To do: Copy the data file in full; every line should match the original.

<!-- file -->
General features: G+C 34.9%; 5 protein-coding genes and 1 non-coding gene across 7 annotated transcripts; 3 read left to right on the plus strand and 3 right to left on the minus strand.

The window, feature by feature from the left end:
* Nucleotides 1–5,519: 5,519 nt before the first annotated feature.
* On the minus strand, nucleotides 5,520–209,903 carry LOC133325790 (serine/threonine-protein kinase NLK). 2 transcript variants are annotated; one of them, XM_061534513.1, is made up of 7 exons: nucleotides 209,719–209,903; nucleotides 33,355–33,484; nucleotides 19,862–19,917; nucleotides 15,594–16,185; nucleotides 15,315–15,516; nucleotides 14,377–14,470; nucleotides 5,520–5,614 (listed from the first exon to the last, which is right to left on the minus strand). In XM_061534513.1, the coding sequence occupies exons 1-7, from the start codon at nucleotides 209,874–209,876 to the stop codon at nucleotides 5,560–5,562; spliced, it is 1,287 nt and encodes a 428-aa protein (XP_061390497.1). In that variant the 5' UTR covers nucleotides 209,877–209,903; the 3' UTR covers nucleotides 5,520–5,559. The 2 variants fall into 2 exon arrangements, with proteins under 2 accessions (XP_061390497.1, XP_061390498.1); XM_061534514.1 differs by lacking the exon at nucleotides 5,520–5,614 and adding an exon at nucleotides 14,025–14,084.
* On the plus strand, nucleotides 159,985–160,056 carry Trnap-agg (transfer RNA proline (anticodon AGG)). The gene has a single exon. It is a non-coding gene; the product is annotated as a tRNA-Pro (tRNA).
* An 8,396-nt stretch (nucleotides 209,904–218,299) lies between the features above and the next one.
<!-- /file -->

General features: G+C 34.9%; 5 protein-coding genes and 1 non-coding gene across 7 annotated transcripts; 3 read left to right on the plus strand and 3 right to left on the minus strand.

The window, feature by feature from the left end:
* Nucleotides 1–5,519: 5,519 nt before the first annotated feature.
* On the minus strand, nucleotides 5,520–209,903 carry LOC133325790 (serine/threonine-protein kinase NLK). 2 transcript variants are annotated; one of them, XM_061534513.1, is made up of 7 exons: nucleotides 209,719–209,903; nucleotides 33,355–33,484; nucleotides 19,862–19,917; nucleotides 15,594–16,185; nucleotides 15,315–15,516; nucleotides 14,377–14,470; nucleotides 5,520–5,614 (listed from the first exon to the last, which is right to left on the minus strand). In XM_061534513.1, the coding sequence occupies exons 1-7, from the start codon at nucleotides 209,874–209,876 to the stop codon at nucleotides 5,560–5,562; spliced, it is 1,287 nt and encodes a 428-aa protein (XP_061390497.1). In that variant the 5' UTR covers nucleotides 209,877–209,903; the 3' UTR covers nucleotides 5,520–5,559. The 2 variants fall into 2 exon arrangements, with proteins under 2 accessions (XP_061390497.1, XP_061390498.1); XM_061534514.1 differs by lacking the exon at nucleotides 5,520–5,614 and adding an exon at nucleotides 14,025–14,084.
* On the plus strand, nucleotides 159,985–160,056 carry Trnap-agg (transfer RNA proline (anticodon AGG)). The gene has a single exon. It is a non-coding gene; the product is annotated as a tRNA-Pro (tRNA).
* An 8,396-nt stretch (nucleotides 209,904–218,299) lies between the features above and the next one.